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House Advances Budget With Significant Cuts to FDA

House lawmakers sparred over proposed cuts to the U.S. Food and Drug Administration in an appropriations markup on Tuesday. A proposal unveiled by House Republicans Monday seeks $285 million in cuts to the FDA in Fiscal Year 2012, an 11.5 percent reduction from FY 2011, just as the agency is working to implement a sweeping new food safety law.

Former chair of the House Appropriations Subcommittee on Agriculture, Rosa DeLauro (D-CT), told Republicans on the panel that she believes their cuts, which were approved by the subcommittee in a voice vote Tuesday, will roll back “years of progress on food safety.”

DeLauro, who called foodborne illness a “major” threat to public health, challenged Republicans on the spending measure, adding that she believes the proposal is “unacceptable.”

“FDA is the cornerstone of our food safety system,” said DeLauro during markup, noting that she believes the agency has had “limited funding and an outdated mandate.”

“We passed the Food Safety Modernization Act to give the FDA better tools and this proposal would undo all of that,” she said. “We should be strengthening our food safety system, not eviscerating it.”

DeLauro cited a recent GAO report on imported seafood safety oversight, which called FDA’s system limited and called for more testing, as the most recent example of why Congress should support strengthening FDA’s oversight of food products.

Rep. Jack Kingston (R-GA), chair of the subcommittee, emphasized the austere budget circumstances in which Congress is operating. It’s “been tight for all of us,” he said. “We have tried our best to focus on waste and duplication.”

Consumer and regulatory advocates blasted the proposal as a threat to public health.

“FDA is a pre-eminent public health agency that assures that our food supply is safe and that drugs, vaccines and medical devices are safe and effective,” said Christopher Waldrop, an Alliance for a Stronger FDA board member and director of the Consumer Federation of America’s Food Policy Institute. “Multiple times every day, Americans use products for which FDA has oversight responsibilities. There is no back-up if the agency isn’t there.”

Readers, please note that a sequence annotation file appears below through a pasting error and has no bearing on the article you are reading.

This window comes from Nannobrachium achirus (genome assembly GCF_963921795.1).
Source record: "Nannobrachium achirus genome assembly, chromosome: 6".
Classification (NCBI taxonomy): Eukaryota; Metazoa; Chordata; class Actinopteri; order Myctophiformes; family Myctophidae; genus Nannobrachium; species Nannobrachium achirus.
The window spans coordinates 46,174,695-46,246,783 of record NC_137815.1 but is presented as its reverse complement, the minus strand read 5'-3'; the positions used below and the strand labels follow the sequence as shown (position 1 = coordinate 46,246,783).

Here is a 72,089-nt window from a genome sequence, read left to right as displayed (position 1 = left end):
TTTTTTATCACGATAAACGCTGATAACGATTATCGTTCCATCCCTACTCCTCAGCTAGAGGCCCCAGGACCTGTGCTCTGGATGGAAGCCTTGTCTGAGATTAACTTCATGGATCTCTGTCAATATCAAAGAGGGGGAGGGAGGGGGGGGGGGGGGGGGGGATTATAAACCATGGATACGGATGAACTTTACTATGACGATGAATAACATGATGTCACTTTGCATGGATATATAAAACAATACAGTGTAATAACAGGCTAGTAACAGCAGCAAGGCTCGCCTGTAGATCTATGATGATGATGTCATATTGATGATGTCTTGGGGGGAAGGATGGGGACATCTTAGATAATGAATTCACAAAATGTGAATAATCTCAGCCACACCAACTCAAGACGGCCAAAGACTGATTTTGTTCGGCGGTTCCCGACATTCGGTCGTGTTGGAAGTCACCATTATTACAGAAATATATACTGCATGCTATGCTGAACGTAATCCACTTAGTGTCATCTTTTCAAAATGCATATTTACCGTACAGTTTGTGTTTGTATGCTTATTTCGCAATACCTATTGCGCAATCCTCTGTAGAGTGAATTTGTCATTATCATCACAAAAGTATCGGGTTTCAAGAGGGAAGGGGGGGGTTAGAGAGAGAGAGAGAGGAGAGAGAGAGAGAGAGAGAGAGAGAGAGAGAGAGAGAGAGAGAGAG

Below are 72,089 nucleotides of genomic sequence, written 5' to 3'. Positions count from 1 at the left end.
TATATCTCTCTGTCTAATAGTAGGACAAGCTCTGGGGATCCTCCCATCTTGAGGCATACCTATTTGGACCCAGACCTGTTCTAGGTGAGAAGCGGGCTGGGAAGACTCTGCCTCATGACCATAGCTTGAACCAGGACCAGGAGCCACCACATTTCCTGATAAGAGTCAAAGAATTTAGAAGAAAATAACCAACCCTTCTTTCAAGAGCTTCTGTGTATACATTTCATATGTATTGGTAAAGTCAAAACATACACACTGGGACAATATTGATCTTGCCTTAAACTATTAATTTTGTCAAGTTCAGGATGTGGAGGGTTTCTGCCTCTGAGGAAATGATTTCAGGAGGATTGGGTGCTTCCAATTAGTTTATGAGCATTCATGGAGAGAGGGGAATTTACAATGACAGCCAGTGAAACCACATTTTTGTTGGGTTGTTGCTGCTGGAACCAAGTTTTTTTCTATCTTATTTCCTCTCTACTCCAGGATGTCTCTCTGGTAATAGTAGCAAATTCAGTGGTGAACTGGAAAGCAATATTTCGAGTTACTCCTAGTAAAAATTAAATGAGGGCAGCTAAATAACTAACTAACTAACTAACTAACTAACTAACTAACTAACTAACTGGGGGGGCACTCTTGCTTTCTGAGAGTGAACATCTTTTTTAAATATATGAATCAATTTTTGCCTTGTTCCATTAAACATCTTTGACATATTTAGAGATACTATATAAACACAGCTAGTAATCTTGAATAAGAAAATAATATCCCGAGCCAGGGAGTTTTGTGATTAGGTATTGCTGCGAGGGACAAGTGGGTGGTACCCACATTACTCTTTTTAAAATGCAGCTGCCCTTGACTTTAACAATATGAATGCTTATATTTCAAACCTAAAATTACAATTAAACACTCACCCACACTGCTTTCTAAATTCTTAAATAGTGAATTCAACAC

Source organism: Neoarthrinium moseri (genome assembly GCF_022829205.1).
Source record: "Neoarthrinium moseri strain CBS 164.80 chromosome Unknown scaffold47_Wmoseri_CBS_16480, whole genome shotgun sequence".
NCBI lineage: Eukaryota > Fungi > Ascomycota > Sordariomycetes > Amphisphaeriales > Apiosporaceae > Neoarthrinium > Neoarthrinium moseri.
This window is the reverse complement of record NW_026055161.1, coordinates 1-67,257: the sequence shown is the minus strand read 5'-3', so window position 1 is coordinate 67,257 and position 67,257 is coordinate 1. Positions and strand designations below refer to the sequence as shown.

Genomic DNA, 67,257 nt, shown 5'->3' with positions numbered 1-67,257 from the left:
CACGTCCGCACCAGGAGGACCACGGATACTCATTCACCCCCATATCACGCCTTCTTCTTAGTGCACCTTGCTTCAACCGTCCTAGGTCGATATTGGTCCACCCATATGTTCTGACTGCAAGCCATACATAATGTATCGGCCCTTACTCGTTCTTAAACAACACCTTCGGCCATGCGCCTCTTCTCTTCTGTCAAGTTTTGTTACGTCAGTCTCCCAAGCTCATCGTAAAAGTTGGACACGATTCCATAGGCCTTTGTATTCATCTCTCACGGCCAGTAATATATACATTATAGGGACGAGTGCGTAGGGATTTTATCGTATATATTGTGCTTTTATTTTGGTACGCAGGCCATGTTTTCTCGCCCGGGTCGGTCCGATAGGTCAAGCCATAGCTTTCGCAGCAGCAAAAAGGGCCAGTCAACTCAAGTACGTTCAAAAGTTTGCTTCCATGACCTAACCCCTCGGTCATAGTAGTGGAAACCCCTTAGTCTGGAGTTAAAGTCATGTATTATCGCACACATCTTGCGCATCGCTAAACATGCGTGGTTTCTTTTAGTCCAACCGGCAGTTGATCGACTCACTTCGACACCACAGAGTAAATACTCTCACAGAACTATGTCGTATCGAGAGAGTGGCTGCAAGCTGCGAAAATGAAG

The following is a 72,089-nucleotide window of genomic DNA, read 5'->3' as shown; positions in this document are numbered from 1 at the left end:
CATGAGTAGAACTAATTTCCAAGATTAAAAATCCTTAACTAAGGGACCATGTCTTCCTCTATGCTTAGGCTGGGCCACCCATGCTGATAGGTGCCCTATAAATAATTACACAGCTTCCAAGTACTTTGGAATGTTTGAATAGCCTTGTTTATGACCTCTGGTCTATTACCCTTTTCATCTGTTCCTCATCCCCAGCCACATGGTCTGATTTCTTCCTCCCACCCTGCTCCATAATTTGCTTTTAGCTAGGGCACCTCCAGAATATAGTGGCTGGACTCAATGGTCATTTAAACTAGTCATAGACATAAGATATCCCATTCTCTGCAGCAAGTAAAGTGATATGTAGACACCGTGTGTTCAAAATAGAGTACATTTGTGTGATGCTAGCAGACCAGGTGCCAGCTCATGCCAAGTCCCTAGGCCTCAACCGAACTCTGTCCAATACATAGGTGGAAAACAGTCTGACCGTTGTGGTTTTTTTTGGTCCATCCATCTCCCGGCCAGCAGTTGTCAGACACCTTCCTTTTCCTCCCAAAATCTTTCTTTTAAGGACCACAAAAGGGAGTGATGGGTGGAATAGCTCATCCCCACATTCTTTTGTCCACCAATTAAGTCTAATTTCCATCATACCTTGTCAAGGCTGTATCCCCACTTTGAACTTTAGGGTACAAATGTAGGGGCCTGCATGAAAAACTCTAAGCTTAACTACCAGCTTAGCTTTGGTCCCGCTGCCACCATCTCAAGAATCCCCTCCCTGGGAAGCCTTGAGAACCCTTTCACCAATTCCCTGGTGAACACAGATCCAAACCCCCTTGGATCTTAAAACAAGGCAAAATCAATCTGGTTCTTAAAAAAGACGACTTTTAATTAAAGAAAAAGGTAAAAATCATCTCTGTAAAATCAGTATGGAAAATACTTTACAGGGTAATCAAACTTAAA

“FDA’s job is much like national defense – -essential to our nation’s well-being — and providing protection that is too often taken for granted until a crisis occurs,” said Richard Buckley, who also serves on the board for the Allaince, and is VP of Federal Government Affairs, at AstraZeneca. “Now is not the time to cut the FDA, even with economic pressures to decrease the deficit. A strong FDA is welcomed by the industries it oversees and spurs innovation that drives our economy.”  

© Food Safety News
  • Christopher Waldrop, director of the Consumer Federation of America’s Food Policy Institute said: “[The] FDA is a pre-eminent public health agency that assures that our food supply is safe and that drugs, vaccines and medical devices are safe and effective,”.
    Richard Buckley, VP of Federal Government Affairs, at AstraZeneca said: “[The] FDA’s job is much like national defense – -essential to our nation’s well-being — and providing protection that is too often taken for granted until a crisis occurs,”
    Does this mean that the food producers and drug manufacturers are so lacking in ethics that even their representatives believe they can no longer be trusted to produce safe food or safe and effective drugs without massive government regulation? I have wondered about this for some time, but it is disheartening to hear those on the inside of these organizations state it publicly and speak out for increased regulation.